From left to right: Farm workers Sizile Mkhwenkwese and Joseph Bhabile and gardener Sabata Ndabeni

Depicted is the amaryllis belladonna, also known as the March lily. It’s said that the common name, belladonna, originates from its historic use by women as a medicinal cosmetic – drops prepared from the plant were used to dilate pupils, which was then considered an attractive feature. “This wine has structure and strength, an inner beauty like Sophia Loren.” The Affinity Bordeaux blend, Irene says, represents the core of the wine range and, as such, the geissorhiza radians or ‘wine cup’ adorns the label. “The components have to fit perfectly together as it uses most of what we have on the farm,” she says, cupping her hands as if to reinforce her statement. “Chardonnay is my passion – and syrah, my baby.”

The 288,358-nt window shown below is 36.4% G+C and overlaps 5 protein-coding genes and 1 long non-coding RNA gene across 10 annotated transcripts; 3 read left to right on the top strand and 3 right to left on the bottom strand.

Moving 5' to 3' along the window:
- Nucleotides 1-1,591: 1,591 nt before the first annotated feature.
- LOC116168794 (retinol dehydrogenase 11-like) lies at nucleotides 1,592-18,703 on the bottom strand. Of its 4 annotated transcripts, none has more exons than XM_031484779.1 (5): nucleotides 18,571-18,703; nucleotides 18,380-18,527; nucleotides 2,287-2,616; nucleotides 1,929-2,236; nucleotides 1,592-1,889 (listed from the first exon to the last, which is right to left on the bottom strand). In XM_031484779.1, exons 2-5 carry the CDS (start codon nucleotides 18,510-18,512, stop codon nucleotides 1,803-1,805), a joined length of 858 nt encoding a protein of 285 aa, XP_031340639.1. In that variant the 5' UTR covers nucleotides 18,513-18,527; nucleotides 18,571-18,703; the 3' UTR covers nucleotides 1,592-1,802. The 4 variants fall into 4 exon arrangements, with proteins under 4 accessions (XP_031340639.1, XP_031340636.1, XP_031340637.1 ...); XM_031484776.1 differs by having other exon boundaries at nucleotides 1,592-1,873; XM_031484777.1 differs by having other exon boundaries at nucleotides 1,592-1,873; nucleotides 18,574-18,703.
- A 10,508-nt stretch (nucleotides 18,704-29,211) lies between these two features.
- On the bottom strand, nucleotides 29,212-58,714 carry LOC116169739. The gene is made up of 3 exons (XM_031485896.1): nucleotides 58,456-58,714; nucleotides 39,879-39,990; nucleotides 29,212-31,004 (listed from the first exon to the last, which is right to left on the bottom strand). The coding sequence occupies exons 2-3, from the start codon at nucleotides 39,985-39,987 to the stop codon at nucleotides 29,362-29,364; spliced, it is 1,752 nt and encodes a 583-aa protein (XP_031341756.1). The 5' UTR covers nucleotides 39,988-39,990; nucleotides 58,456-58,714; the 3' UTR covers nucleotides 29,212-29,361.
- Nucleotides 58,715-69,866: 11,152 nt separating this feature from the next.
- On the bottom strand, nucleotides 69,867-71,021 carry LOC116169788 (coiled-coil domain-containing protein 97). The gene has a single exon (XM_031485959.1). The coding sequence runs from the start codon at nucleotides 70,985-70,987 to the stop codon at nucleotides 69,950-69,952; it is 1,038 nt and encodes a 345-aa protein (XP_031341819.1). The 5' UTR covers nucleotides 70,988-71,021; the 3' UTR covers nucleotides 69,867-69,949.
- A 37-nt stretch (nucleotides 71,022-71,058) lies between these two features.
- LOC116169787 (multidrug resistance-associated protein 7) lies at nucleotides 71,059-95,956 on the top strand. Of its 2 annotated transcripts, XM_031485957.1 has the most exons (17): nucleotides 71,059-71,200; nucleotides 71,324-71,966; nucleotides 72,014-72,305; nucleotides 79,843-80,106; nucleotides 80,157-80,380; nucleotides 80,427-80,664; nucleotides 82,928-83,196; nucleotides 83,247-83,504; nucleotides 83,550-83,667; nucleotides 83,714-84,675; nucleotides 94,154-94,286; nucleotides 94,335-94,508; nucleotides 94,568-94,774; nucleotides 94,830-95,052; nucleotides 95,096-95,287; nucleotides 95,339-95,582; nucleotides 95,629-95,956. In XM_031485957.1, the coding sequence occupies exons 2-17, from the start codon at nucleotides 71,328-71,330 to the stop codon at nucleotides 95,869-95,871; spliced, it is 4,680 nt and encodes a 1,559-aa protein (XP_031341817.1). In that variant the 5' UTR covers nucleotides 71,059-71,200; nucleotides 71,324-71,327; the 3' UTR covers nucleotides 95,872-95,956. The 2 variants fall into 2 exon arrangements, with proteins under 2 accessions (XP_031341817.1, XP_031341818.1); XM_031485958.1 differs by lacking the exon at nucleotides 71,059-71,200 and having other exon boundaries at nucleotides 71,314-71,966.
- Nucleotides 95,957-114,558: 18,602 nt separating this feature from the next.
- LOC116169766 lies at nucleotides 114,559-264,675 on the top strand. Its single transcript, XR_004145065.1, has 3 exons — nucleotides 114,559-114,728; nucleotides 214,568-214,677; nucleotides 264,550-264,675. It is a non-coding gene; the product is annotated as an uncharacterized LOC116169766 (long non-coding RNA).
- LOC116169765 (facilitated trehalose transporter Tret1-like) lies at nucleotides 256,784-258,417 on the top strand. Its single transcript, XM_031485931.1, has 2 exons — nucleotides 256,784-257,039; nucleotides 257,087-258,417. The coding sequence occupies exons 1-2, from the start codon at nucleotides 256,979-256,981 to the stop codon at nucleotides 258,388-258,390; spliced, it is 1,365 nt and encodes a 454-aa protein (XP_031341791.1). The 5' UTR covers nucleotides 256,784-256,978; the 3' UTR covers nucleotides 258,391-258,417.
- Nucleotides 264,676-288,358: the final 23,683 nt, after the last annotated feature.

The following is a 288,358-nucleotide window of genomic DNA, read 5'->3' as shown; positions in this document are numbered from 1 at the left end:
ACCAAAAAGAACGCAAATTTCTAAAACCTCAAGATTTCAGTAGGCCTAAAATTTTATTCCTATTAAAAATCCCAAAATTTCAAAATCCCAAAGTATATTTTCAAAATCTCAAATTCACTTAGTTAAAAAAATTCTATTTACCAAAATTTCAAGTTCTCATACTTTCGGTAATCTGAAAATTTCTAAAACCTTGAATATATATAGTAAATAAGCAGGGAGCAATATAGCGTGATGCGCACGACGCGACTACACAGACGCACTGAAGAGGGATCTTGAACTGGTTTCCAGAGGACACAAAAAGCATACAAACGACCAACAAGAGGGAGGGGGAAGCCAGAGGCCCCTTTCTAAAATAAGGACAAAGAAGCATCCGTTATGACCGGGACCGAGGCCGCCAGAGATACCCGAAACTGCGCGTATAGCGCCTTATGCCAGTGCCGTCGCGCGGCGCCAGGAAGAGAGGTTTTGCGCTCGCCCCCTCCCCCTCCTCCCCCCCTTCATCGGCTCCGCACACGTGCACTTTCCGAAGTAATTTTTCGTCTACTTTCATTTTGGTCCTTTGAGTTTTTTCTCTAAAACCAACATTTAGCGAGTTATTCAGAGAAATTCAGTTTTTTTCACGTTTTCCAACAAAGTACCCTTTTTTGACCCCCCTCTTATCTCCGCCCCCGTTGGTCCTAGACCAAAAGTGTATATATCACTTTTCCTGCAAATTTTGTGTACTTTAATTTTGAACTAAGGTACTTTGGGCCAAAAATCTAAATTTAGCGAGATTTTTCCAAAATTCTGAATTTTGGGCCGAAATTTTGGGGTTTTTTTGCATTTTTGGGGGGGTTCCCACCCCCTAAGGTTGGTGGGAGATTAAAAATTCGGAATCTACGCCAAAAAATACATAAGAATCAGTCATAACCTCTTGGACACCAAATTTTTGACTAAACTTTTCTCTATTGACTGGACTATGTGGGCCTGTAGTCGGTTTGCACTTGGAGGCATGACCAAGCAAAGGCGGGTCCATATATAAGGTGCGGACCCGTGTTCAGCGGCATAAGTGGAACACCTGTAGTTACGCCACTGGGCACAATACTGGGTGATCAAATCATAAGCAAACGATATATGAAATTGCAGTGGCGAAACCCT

The syrah is the one wine in the range without a flower; instead, the label is a collection of herbs for the “powerful perfumed aromas of fennel, thyme, rosemary, violet and oregano, much like one would experience whilst strolling through a herb garden”, say the notes on the label. I head to the balcony with a glass of syrah, and I can imagine all those scents in the manicured garden below. The view from here is sheer magic; the green, vigorous vines are practically emerald in the Boland sun, and the mountain beyond is sketched in shades of purple-blue across the horizon. While the tasting room and cellar are relatively new, the farm itself is living history.

Harvest always depends on taste